Aristotle is dead. The definition of liberty has grown and matured as the human race has progressed. History has clearly demonstrated when human beings are cared for, suppressed, or reprimanded for their "own good" by other human beings, chaos ensues. Not because of exercise of liberty, but its deprivation.

Anonymous Ulmer Miller February 04, 2013 11:57 PM  

"...women dislike the historical fact that their collective involvement in governance has historically led to the rapid loss of national sovereignty, to economic contraction, and other consequences generally deemed undesirable

Vox, I'd like to read about these moments in time. Can anyone point me in the right direction? (Other than the United States, of course.)

Anonymous scoobius dubious February 05, 2013 12:26 AM  

"Why should one group of people assume that their best interests will be taken into account by, essentially, elitists who assume their intellect is superior compared to the masses? Why should women and blacks and gays and other groups be beholden to such governance?"

Okay, I've got an offer on that. We'll do a little experiment. We'll send women and blacks and gays and Latinos to some undeveloped wilderness part of the world (some steppe or mountainous stretch of Central Asia, for example), and if they manage to fight off the locals, husband the resources properly, form a just and functioning government, and then build a civilization that's so awesome and fantastically rich that everyone else in the world wants to move there, then if and when the white males show up as supplicant immigrants, they'll just have to agree to be governed by blacks and gays and women, who will have shown that they in fact know what's best.

Do we have a deal?

(I don't even want to know about the results of this awesome imaginary country, no matter how awesome it turns out. I just want blacks and gays and feminists and Latinos to leave America, and move someplace that they'll doubtless all like so much better wifout de ebil raciss whiteboys holding em down, mon.)

Anonymous The other skeptic February 05, 2013 12:32 AM  

They were attempting to calculate the volume of some dirt to be removed. The black "engineer" did not understand the concept of cubic yards.

Well, I is a software inginer, and even I know that stuff. I also know that 25.4mm is about twice the width of a 50 BMG bullet.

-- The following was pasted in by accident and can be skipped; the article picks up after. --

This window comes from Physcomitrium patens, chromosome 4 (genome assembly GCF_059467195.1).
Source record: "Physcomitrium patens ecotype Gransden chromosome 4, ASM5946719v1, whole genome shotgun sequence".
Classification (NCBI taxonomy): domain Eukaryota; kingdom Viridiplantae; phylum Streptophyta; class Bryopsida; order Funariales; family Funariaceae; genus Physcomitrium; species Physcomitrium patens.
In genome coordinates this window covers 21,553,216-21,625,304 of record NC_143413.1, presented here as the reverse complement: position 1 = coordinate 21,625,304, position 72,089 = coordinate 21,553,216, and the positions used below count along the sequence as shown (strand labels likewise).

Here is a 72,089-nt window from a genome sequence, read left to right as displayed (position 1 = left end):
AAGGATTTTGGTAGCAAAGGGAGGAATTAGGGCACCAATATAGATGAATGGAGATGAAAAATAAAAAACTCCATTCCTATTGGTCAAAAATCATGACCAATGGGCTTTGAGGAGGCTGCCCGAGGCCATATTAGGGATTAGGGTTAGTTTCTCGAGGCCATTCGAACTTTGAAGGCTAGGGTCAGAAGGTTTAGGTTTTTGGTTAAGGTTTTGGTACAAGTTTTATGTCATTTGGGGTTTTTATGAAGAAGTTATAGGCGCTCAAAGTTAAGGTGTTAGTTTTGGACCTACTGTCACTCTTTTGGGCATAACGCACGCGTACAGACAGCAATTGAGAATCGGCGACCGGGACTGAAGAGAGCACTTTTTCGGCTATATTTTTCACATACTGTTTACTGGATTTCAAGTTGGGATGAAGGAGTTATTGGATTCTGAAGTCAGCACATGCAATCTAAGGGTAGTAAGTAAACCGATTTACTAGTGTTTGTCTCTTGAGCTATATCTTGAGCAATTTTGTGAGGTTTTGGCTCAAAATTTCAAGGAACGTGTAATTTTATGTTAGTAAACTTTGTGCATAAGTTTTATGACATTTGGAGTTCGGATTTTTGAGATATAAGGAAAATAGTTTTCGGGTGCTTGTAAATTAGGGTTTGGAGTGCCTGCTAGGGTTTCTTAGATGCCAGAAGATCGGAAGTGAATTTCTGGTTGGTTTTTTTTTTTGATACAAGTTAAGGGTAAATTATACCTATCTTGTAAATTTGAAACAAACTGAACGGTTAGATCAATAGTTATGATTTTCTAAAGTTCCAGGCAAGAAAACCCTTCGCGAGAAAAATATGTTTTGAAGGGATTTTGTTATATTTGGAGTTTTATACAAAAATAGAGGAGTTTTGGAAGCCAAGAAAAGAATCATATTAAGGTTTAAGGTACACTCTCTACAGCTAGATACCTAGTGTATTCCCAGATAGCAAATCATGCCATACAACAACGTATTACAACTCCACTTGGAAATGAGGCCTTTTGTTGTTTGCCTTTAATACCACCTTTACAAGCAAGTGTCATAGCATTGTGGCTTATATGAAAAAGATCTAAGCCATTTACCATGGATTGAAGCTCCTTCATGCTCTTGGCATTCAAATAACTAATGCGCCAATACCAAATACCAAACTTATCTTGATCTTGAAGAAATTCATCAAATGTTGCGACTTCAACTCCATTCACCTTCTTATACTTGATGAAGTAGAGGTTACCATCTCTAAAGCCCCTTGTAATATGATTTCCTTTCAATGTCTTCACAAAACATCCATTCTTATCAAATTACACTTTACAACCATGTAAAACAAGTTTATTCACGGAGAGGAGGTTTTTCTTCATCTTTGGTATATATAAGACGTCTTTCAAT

Anonymous Roundtine February 05, 2013 2:54 AM  

The fact is, there is, if half the people are forbidden to take part in the governing of the country, you create such a substantial deficit of liberty it makes no sense to talk about the level of liberty that exists at all.

Explain how the Turkish military, overthrowing Islamic governments who would have restricted liberty, are in fact themselves restricting liberty. Unless instead of liberty, you mean will of the people.

Blogger stareatgoatsies February 05, 2013 2:23 PM  

Female suffrage doesn't begin and end with women being given the right to vote. No successful politician can afford to ignore the preferences of 50% of the electorate. That's the part that has positive consequences for female liberty.

Does anybody around here argue that previous generations of young women had more options and thus more freedom than the current generation?

Anonymous Anonymous February 05, 2013 2:24 PM  

Extending the vote and expanding the welfare state - the two are one.--TheExpat

You seem to be conflating economics and politics. The economist Thomas Sowell believes there is a distinction between them. I agree with him.

MALTHUS

Blogger Some dude February 05, 2013 7:32 PM  

It jist occurred to me, that is why those of us who understand the cause of the collapse have to document and leave a testimony for future men. We may not be able to save ourselves, but we might be able to save another generation from making the same mostake

Anonymous Anonymous February 05, 2013 11:57 PM  

Greencarman here...

Scoobius dubious, how about you conduct an experiment...live in the real world, where there is diversity in life, and deal with women, gays, and blacks with kindness and consideration, as God intended.

Otherwise, lay off the bong.

Anonymous Anonymous February 07, 2013 7:19 AM  

Congratulations, you have once again made an appearance on "Fundies Say the Darndest things"!!